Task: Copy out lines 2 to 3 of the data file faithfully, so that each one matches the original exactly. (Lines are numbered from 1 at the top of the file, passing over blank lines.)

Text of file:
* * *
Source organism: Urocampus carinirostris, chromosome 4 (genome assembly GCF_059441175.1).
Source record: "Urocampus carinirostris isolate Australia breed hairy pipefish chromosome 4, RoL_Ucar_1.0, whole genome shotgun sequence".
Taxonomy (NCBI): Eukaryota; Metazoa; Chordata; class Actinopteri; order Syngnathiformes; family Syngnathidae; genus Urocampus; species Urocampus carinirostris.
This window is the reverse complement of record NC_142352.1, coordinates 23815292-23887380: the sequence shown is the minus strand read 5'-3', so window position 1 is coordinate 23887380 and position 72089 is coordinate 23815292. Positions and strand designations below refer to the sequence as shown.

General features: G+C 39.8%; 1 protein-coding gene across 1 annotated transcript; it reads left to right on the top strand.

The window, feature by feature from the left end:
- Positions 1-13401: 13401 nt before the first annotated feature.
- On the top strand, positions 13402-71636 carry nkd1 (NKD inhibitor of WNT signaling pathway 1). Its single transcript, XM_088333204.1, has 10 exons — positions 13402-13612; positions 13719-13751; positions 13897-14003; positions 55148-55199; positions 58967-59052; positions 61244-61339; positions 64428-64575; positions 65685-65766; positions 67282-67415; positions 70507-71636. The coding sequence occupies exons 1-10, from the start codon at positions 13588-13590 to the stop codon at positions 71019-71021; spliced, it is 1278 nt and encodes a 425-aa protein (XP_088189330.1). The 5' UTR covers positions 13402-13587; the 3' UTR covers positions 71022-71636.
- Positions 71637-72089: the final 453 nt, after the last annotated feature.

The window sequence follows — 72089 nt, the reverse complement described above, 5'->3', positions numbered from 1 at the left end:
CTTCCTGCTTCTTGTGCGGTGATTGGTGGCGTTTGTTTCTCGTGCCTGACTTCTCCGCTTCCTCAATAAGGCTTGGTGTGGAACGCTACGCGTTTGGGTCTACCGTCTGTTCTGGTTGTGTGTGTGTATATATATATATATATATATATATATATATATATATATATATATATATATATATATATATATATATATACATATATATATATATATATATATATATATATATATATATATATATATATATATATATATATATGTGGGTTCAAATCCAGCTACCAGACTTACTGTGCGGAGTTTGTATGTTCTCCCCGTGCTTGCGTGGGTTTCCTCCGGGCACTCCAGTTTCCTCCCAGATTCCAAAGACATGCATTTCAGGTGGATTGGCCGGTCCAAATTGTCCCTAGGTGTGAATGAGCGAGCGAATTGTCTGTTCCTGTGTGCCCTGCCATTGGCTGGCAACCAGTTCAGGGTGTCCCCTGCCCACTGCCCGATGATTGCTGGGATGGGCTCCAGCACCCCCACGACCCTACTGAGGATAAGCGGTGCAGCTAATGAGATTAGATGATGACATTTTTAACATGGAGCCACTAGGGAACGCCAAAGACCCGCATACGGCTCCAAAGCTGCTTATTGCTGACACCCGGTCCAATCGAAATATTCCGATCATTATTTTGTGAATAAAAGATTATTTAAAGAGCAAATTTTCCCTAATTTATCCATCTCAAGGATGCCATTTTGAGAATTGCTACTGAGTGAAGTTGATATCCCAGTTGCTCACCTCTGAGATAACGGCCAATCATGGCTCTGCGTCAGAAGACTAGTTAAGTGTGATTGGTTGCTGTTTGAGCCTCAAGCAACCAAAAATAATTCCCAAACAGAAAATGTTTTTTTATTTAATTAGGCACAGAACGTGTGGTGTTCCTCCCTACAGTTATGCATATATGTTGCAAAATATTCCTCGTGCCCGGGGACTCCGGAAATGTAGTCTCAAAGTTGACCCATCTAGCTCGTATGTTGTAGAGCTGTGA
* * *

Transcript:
Source record: "Urocampus carinirostris isolate Australia breed hairy pipefish chromosome 4, RoL_Ucar_1.0, whole genome shotgun sequence".
Taxonomy (NCBI): Eukaryota; Metazoa; Chordata; class Actinopteri; order Syngnathiformes; family Syngnathidae; genus Urocampus; species Urocampus carinirostris.